An Op-Ed

Four years ago, after founding my start-up, Health Tech Hatch, and being forced to make a major pivot shortly after, I decided I needed some help jump-starting the company. I was also trying to maintain my 10-year-old healthcare blog, The Doctor Weighs In, so I was drowning in to-do lists and becoming less and less efficient by the day.

About this time, I was introduced to Francis Kong, the founder of Edge Interns. His company specialized in finding the best and brightest college students and recent graduates and helping them get meaningful internships. I say meaningful because too many people bring on interns for free or cheap labor and arenโ€™t really providing them with new knowledge and skills. Edgeโ€™s business model is that I would pay $1,500 to Edge and I would get an intern for 3 months for free. In exchange, Francis actively mentors the interns, helps them problem solve, and acquire new skills. The benefit for me, he explained, is that he would handle any personnel issues, counseling, and even termination if the intern didnโ€™t work out.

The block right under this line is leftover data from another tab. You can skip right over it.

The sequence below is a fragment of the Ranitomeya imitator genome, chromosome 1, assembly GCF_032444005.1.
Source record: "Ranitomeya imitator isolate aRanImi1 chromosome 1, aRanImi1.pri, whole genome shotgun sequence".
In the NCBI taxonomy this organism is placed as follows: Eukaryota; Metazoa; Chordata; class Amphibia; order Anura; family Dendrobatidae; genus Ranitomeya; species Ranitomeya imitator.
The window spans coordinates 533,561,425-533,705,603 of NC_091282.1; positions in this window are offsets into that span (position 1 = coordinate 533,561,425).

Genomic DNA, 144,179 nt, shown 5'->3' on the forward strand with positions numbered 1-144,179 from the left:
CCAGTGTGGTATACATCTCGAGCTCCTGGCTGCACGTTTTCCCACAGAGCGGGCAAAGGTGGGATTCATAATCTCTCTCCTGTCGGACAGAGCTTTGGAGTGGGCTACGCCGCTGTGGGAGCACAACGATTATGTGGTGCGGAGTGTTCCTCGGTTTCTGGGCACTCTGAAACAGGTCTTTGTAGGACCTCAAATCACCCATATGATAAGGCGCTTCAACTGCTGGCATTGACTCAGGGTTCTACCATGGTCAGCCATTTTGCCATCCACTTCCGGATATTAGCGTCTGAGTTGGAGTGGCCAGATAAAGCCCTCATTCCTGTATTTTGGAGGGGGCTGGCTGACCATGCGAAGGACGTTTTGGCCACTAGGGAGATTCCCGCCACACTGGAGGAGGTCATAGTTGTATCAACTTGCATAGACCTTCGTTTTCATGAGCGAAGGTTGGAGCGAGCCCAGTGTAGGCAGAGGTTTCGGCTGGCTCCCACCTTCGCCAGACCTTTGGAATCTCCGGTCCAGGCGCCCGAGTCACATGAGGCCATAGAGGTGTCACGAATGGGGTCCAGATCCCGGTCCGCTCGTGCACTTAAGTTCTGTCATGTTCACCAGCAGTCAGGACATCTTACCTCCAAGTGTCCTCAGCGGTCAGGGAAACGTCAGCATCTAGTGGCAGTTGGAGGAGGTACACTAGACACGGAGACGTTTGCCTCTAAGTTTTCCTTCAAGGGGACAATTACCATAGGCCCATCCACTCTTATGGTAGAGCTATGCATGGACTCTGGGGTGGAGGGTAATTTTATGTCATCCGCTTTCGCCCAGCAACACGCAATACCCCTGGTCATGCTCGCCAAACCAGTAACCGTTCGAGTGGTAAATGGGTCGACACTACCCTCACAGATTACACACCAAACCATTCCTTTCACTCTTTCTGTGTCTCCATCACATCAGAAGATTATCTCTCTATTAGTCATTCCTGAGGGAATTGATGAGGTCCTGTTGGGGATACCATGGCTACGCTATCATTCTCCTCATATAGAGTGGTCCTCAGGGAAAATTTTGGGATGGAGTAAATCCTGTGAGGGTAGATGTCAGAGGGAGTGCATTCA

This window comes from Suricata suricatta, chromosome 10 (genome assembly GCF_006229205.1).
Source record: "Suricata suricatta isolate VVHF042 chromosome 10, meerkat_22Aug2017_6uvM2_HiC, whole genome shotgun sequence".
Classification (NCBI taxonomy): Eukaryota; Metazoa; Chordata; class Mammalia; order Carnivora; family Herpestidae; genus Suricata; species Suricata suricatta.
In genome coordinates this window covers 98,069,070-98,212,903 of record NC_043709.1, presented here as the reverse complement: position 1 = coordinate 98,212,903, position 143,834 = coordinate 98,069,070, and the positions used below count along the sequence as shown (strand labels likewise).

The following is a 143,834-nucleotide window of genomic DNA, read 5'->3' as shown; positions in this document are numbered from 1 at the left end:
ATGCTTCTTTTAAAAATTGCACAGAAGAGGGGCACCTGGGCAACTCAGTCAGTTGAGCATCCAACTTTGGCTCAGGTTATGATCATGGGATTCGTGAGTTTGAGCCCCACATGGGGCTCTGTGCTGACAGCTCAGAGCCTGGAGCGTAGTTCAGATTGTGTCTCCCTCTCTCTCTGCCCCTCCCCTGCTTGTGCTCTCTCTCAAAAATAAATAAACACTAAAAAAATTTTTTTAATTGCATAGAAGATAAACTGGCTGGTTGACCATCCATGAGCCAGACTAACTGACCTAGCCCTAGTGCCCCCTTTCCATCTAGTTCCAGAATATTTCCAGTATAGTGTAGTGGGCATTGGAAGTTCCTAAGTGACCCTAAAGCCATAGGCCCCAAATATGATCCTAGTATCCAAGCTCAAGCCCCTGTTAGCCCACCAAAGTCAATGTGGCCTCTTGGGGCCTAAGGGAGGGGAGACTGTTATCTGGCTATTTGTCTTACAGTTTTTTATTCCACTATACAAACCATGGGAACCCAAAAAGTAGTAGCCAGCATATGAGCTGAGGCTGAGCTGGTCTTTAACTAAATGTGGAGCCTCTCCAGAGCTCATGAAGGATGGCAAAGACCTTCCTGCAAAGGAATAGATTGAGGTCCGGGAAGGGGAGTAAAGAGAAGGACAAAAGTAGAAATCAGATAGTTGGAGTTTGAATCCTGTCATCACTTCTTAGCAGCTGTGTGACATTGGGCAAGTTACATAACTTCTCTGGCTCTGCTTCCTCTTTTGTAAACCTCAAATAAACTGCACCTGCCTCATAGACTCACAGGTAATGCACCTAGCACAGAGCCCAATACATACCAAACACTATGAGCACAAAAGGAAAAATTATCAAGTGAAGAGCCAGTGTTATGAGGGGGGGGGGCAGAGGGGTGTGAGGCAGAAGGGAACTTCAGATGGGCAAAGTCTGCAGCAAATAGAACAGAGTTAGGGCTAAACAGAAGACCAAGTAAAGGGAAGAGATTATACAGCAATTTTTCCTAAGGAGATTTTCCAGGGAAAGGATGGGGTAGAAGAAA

Francis sent me a recent graduate of the University of San Francisco, a pre-med at the time. Since I am a doctor and my media work focuses entirely on innovations in healthcare, it seemed like a perfect match. When Tammy showed up at my home office a week or so later, neither of us were quite sure what we should do. I had little experience with Millennials as my own โ€œchildrenโ€ are much older. There was also the unspoken fact of the more than four decades difference in our ages.